Food for thought, but despite the arguments for ulterior lyrical meanings it doesn’t diminish my admiration for these wonderful words.
A reading of Blake’s classic poem
‘Jerusalem’ is one of the most famous hymns around, a sort of alternative national anthem for England. Yet the poem on which Hubert Parry based his hymn, although commonly referred to as ‘William Blake’s “Jerusalem”’, is actually from a much larger poetic work titled Milton a Poem and was largely ignored when it was published in 1804. It became well-known when it was set to music by Parry during the First World War (curiously, it was Robert Bridges, the Poet Laureate and the one who got Gerard Manley Hopkins’s poems into print, who suggested the idea to Parry). In this post, we’re going to delve deeper into the poem we know as ‘Jerusalem’, focusing on William Blake’s use of language.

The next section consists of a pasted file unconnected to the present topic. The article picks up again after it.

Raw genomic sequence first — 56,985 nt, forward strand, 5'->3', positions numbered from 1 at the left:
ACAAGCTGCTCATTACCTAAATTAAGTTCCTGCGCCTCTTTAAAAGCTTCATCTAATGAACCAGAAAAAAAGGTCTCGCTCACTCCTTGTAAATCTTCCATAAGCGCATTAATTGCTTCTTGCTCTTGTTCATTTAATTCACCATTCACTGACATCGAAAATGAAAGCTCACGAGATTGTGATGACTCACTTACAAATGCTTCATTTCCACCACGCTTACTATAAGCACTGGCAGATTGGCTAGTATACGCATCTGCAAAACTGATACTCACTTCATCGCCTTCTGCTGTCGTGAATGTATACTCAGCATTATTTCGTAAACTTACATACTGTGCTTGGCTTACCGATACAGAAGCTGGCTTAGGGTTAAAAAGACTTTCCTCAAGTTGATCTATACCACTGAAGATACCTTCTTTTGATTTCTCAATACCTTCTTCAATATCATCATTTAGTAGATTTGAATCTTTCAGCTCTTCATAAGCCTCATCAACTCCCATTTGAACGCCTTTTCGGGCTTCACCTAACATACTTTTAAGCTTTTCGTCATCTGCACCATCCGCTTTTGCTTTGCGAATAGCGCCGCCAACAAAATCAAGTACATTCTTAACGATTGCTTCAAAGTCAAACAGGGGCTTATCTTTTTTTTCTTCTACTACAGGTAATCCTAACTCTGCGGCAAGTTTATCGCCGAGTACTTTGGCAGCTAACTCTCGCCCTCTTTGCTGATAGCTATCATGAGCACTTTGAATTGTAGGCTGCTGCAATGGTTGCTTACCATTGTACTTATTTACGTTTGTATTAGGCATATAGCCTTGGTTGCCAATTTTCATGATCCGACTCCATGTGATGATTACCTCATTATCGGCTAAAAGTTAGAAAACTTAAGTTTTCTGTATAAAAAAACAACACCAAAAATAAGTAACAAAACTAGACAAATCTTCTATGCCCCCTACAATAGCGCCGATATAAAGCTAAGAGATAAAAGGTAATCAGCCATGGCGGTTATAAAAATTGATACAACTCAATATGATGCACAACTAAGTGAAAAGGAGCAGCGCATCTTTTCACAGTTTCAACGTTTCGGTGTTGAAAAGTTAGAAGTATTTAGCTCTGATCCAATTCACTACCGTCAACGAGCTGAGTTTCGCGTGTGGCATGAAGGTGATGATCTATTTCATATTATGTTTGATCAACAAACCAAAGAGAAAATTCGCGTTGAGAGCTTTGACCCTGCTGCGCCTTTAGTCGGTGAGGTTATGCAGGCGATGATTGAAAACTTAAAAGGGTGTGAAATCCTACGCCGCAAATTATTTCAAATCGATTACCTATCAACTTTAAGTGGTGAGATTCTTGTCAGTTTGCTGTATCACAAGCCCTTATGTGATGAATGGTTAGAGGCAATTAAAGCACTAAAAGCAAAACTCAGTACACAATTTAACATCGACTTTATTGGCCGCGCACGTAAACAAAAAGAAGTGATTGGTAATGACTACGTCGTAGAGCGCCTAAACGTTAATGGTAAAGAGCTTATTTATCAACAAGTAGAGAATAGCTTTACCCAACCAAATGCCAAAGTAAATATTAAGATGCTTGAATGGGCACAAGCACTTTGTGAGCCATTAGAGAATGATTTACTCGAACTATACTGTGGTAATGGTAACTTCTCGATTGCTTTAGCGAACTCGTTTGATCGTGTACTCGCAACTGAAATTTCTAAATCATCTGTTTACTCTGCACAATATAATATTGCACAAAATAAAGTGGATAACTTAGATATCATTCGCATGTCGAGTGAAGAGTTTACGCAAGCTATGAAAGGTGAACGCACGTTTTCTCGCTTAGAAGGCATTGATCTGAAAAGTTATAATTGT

And did those feet in ancient time
Walk upon Englands mountains green:
And was the holy Lamb of God,
On Englands pleasant pastures seen!
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